Future models - BMW - i3

BMW Megacity set to be a super lightweight champion

Carbon copy: The BMW Megacity will swap heavy metal for light carbon-fibre to save weight. Digital image: Chris Harris.

‘Simple’ concept points to carbon-fibre construction for BMW’s urban EV

BMW logo27 Nov 2009


BMW’s forthcoming Megacity electric vehicle and other urban-oriented models from its ‘Project i’ skunkworks will make extensive use of lightweight carbon-fibre components, drawing from a new joint venture and being demonstrated via an offbeat concept car known as ‘Simple’.

While overseas reports this week have indicated that Renault and Daimler are having talks over a partnership with their next-generation urban vehicles – a move that could see the French manufacturer’s Twizy and Zoe models using Smart-based underpinnings and powertrains – BMW has forged an alliance with the SGL Group that will result in an investment of €90 million ($A148.7 million in the development phase of the carbon-fibre program.

In announcing the deal, BMW AG chief executive Norbert Reithofer said that, as a result, the production version of the Megacity, which is due for release early next decade, will use “large quantities of extremely stable, lightweight carbon-fibre components”.

“This joint venture is designed to be a classic win-win situation,” Dr Reithofer said. “We are acquiring pioneering future technologies and raw materials that we need for our Megacity vehicle on competitive terms.

“With our concepts within Project i, we are breaking new ground when it comes to vehicle architecture, lightweight design and the use of materials.”

14 center imageLeft: BMW Simple concept.

Drawing on similar themes to Renault’s Twizy, BMW’s slim two-seater Simple concept stands for ‘Sustainable and Innovative Mobility Product for Low Energy consumption’ and makes extensive use of strong, lightweight materials and components.

The 110cm-wide Simple has a kerb weight of 450kg – about the same as the Twizy – and, like Nissan’s LandGlider concept (which is understood to be related to the Twizy), it can tilt during cornering.

“In contrast to other vehicle concepts in which only the passenger cell tilts during cornering, here all the driver has to do is determine a change in direction for the appropriate tilt to follow automatically,” BMW said.

“The stand-out feature of the Simple concept is that it activates the hydraulics only in exceptional situations, for example if the vehicle threatens to become unstable during extremely slow driving, when righting the vehicle during standstill or in extreme situations such as drifting.

“Otherwise, Simple rides like a motorcycle and, beyond natural gravity and gyroscopic forces, requires no energy whatsoever to lean into a corner.” Rather than being shown as a full-electric vehicle, the Simple has emerged as a petrol-electric hybrid that combines a 36kW combustion engine with an electric motor.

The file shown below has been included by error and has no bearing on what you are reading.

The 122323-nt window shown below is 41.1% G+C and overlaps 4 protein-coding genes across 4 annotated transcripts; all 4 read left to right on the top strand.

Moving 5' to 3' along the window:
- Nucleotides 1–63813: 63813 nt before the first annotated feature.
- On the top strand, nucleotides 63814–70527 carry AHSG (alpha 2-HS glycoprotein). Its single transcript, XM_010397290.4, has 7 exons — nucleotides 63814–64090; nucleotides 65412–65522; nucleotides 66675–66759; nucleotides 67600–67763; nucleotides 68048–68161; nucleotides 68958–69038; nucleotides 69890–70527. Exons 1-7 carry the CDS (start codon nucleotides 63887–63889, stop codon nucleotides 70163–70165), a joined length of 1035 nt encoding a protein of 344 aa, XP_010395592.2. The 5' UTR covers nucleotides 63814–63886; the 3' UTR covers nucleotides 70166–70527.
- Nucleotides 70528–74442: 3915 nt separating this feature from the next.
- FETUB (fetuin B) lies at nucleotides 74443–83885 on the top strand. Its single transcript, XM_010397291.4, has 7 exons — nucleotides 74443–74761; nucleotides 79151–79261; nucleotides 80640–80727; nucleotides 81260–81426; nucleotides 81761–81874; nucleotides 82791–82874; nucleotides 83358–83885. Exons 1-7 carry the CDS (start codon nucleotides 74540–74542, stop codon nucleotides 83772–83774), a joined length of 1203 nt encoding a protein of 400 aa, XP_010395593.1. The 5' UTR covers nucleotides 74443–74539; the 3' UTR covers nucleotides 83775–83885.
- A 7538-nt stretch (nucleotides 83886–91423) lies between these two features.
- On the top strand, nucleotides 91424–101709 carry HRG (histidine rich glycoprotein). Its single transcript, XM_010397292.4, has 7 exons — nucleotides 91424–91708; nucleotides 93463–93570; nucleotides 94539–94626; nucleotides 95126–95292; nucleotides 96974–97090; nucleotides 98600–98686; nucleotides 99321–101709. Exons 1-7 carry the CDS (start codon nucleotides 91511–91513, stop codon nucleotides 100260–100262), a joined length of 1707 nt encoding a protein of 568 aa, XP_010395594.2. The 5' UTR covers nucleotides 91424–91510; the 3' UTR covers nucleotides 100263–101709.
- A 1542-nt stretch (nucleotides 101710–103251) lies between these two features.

BMW estimates acceleration from 0-100km/h at less than 10 seconds for the vehicle, which has a drag coefficient of just 0.18Cd. Using the electric motor and the combustion engine, the Simple would, according to the manufacturer, need just 6kWh (equivalent to 0.7 litres of petrol) or two litres over 100km.

While BMW already uses hi-tech carbon-fibre reinforced plastic (CFRP) in production models, such as in the roof of the M6 Coupe, it said the deal with SGL makes it possible, for the first time, to install CFRP on a large scale in a series model at a competitive cost.

“In the Megacity vehicle, which will be launched under a BMW sub-brand in the first half of the next decade, the high-strength yet ultra-light material will make up a significant proportion of the materials used,” the company said.

“With the joint venture, the BMW Group is underlining its position as the most sustainable vehicle manufacturer. This claim is reflected throughout the entire value creation chain, from component purchasing to recycling.” The carbon fibres will be made in the US, with processing of the raw material into a carbon-fibre fabric in Germany. Parts and components will then be made from this lightweight, durable fabric within the BMW Group.

SGL Group chief executive Robert Koehler said: “This joint venture with the BMW Group is a milestone for the use of carbon fibres on an industrial scale in the automobile industry. For the first time, carbon fibres are taking on an important role in series vehicle manufacture.

“This confirms our strategy and shows that carbon fibre technology is becoming increasingly important in the materials substitution process to lighter material. This material will help to reduce CO2 emissions and save our natural resources.” In announcing BMW AG’s third-quarter financial results earlier this month, Dr Reithofer identified new mobility concepts, including the Megacity, as models that would “ensure the BMW Group’s future”.

“We remain a long-term-oriented company in the premium segment for individual mobility,” he said. “Within our ‘Strategy Number One’, we have analysed future trends in mobility. We know where we want to go.” Dr Reithofer also made reference to the use of more modular platforms within the group.

“Our new models and the renewal of our high-volume series over the next few years will lead to greater efficiency potential,” he said.

“For instance, through a more modular concept. We have found synergies across model series. This should also enhance the value of our cars. The quality of our products remains our top priority.

“We will be able to reduce material costs by 2012 much more than originally planned. The steps already taken have allowed us to secure substantial long-term cost benefits.”

Read more

Share with your friends

BMW models